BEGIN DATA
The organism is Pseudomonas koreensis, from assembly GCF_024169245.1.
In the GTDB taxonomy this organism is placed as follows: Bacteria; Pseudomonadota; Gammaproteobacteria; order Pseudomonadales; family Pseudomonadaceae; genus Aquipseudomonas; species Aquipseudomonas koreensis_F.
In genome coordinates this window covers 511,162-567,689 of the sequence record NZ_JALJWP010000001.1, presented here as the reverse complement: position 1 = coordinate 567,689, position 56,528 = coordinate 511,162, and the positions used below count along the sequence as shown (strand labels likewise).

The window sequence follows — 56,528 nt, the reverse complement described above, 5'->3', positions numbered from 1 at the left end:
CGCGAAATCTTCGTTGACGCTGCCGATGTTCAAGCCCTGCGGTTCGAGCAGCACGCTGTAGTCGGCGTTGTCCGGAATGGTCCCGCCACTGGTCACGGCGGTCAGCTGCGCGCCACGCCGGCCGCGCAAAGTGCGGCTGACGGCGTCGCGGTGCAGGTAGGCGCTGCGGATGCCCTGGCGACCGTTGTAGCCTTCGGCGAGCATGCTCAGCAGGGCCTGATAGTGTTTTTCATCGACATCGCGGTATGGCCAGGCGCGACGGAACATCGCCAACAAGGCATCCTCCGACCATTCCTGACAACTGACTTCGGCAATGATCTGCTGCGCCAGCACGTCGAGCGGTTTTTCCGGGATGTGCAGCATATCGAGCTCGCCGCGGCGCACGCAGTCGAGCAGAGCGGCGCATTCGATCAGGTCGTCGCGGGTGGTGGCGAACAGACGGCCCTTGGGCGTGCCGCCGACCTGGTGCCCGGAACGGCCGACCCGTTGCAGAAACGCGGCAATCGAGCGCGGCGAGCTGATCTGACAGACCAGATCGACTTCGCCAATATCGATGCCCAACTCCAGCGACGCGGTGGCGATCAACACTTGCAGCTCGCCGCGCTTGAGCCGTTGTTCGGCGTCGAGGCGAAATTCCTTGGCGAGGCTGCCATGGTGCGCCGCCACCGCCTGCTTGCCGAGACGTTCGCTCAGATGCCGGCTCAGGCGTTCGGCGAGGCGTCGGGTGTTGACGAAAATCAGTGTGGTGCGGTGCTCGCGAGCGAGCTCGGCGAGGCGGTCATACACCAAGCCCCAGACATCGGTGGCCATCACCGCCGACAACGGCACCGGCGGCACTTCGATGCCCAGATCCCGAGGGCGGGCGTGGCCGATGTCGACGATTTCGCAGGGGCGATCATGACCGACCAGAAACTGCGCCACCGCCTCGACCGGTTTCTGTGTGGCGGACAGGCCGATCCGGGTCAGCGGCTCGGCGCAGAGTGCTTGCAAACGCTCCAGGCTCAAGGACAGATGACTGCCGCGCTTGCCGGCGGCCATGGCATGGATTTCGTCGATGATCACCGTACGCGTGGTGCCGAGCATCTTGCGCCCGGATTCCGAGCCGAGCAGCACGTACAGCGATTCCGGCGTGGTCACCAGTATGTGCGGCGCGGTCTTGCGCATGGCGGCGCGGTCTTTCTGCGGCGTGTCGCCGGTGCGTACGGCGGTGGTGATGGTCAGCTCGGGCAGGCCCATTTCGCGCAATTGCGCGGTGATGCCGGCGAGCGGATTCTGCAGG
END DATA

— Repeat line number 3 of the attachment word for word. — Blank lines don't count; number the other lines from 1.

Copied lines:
In genome coordinates this window covers 511,162-567,689 of the sequence record NZ_JALJWP010000001.1, presented here as the reverse complement: position 1 = coordinate 567,689, position 56,528 = coordinate 511,162, and the positions used below count along the sequence as shown (strand labels likewise).